If I had $600 million to help the City of Detroit I would be more interested in using that money to improve public schools, cleaning up local grocery stores, putting more cops on neighborhood beats, helping local prosecutors prosecute more gun crimes, tearing down homes with lead or asbestos, and pursuing a  number of other incentives that by themselves don't sound like a lot but in concert improve the quality of life for residents across the entire city instead of just helping one capitalist trying to make a buck. This is just supply side economics at the local level. It hasn't worked. Previous projects to improve downtown Detroit have pretty consistently locked out Blacks as contractors or employees. 

I don't want to argue that Gilbert and similar local billionaires like the Ilitches have been categorically bad for the city. Far from it. The truth is more nuanced. Some suburban residents and political leaders, long used to cheerleading Detroit's decline and offering to help dig its grave, view Gilbert with disdain for his involvement in a slow and fitful Detroit rebirth. Some people in the suburbs don't believe that a rising tide lifts all boats. They are invested in the idea of Detroit as a hellhole. They don't like Gilbert moving businesses from the suburbs to the city. Gilbert's not a devil. But he's also no saint. Gilbert has a growing reputation for being a scofflaw or bad actor, whether it's assisting tenants and business partners to avoid Detroit insurance and taxes or ripping people off via fraudulent loans.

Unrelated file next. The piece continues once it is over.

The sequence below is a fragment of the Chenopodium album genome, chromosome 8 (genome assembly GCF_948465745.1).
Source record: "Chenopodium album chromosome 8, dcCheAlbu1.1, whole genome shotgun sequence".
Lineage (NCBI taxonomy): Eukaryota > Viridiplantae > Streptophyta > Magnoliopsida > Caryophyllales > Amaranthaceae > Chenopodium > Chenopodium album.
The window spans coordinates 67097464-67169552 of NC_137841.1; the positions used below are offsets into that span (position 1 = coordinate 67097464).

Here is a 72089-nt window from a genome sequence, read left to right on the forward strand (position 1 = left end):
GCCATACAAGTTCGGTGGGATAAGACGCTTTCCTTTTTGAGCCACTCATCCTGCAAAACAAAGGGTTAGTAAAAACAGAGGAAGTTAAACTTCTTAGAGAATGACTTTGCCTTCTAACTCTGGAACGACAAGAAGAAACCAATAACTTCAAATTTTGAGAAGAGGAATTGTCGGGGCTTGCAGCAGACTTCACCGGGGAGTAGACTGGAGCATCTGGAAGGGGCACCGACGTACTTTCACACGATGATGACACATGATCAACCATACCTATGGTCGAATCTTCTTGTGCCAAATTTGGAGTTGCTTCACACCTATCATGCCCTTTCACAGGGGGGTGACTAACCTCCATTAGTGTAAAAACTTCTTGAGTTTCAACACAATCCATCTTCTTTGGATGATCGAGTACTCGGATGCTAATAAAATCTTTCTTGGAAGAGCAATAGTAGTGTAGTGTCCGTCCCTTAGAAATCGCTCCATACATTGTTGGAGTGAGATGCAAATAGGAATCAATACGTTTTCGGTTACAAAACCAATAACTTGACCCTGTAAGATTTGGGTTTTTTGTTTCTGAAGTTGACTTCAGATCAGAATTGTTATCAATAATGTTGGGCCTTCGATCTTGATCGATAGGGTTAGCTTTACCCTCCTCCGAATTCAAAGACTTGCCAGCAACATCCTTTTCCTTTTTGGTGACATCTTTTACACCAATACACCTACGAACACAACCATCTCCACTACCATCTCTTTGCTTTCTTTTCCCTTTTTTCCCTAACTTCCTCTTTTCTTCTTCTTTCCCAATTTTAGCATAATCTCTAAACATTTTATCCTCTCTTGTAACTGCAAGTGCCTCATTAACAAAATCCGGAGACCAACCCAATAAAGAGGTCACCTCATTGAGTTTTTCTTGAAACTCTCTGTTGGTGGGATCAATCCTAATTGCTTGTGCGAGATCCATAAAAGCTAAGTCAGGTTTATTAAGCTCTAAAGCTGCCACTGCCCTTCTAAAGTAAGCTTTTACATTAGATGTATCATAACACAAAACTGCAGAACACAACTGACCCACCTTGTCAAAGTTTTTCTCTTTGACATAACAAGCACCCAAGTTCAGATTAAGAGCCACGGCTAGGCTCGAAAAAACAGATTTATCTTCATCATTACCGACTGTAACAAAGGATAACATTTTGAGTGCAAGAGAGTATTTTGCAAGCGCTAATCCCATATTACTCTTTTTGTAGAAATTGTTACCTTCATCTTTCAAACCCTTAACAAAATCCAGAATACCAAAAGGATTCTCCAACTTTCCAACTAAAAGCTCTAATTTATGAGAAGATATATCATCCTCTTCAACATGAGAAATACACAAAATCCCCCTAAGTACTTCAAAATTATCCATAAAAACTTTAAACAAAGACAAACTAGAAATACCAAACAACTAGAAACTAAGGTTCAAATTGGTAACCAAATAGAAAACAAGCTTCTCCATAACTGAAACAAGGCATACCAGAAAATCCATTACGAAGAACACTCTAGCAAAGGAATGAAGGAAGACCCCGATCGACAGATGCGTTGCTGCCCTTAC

I can't speak to the last. It is difficult to stay morally pristine in some industries or at some levels of wealth. But I can say that (1) there's no evidence that previous government assistance to Gilbert has made a great difference in the life of the average Detroit citizen and (2) a billionaire, unlike the disabled single father driving a 92' Dodge Spirit, doesn't need any taxpayer help. There are more effective uses of government resources. I appreciate the good that Gilbert has done. But like this candidate, I'd rather see government assistance go to the man in the street or the small business, not the billionaire.